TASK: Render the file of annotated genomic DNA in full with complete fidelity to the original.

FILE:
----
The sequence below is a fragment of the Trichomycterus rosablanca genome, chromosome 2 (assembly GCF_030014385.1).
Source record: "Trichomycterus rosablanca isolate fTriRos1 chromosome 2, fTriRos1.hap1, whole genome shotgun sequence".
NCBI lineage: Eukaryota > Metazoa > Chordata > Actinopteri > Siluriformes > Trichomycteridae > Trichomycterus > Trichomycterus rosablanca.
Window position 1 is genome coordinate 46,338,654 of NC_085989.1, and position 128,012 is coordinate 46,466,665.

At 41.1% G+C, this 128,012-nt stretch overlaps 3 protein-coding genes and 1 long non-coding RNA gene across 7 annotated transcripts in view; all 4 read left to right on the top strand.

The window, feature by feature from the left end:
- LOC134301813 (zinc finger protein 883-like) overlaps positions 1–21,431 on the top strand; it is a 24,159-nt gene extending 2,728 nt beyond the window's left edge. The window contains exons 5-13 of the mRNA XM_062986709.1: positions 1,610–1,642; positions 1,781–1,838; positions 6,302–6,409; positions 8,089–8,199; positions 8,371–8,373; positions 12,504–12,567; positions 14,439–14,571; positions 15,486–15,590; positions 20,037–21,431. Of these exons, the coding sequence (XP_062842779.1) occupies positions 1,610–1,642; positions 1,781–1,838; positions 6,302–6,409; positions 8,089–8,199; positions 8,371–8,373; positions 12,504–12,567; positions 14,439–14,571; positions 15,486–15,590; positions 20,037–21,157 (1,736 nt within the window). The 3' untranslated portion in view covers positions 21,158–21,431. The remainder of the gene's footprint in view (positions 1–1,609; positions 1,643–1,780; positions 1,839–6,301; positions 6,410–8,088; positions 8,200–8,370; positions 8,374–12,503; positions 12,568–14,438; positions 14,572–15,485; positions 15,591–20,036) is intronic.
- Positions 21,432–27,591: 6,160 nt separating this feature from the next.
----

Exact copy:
The sequence below is a fragment of the Trichomycterus rosablanca genome, chromosome 2 (assembly GCF_030014385.1).
Source record: "Trichomycterus rosablanca isolate fTriRos1 chromosome 2, fTriRos1.hap1, whole genome shotgun sequence".
NCBI lineage: Eukaryota > Metazoa > Chordata > Actinopteri > Siluriformes > Trichomycteridae > Trichomycterus > Trichomycterus rosablanca.
Window position 1 is genome coordinate 46,338,654 of NC_085989.1, and position 128,012 is coordinate 46,466,665.

At 41.1% G+C, this 128,012-nt stretch overlaps 3 protein-coding genes and 1 long non-coding RNA gene across 7 annotated transcripts in view; all 4 read left to right on the top strand.

The window, feature by feature from the left end:
- LOC134301813 (zinc finger protein 883-like) overlaps positions 1–21,431 on the top strand; it is a 24,159-nt gene extending 2,728 nt beyond the window's left edge. The window contains exons 5-13 of the mRNA XM_062986709.1: positions 1,610–1,642; positions 1,781–1,838; positions 6,302–6,409; positions 8,089–8,199; positions 8,371–8,373; positions 12,504–12,567; positions 14,439–14,571; positions 15,486–15,590; positions 20,037–21,431. Of these exons, the coding sequence (XP_062842779.1) occupies positions 1,610–1,642; positions 1,781–1,838; positions 6,302–6,409; positions 8,089–8,199; positions 8,371–8,373; positions 12,504–12,567; positions 14,439–14,571; positions 15,486–15,590; positions 20,037–21,157 (1,736 nt within the window). The 3' untranslated portion in view covers positions 21,158–21,431. The remainder of the gene's footprint in view (positions 1–1,609; positions 1,643–1,780; positions 1,839–6,301; positions 6,410–8,088; positions 8,200–8,370; positions 8,374–12,503; positions 12,568–14,438; positions 14,572–15,485; positions 15,591–20,036) is intronic.
- Positions 21,432–27,591: 6,160 nt separating this feature from the next.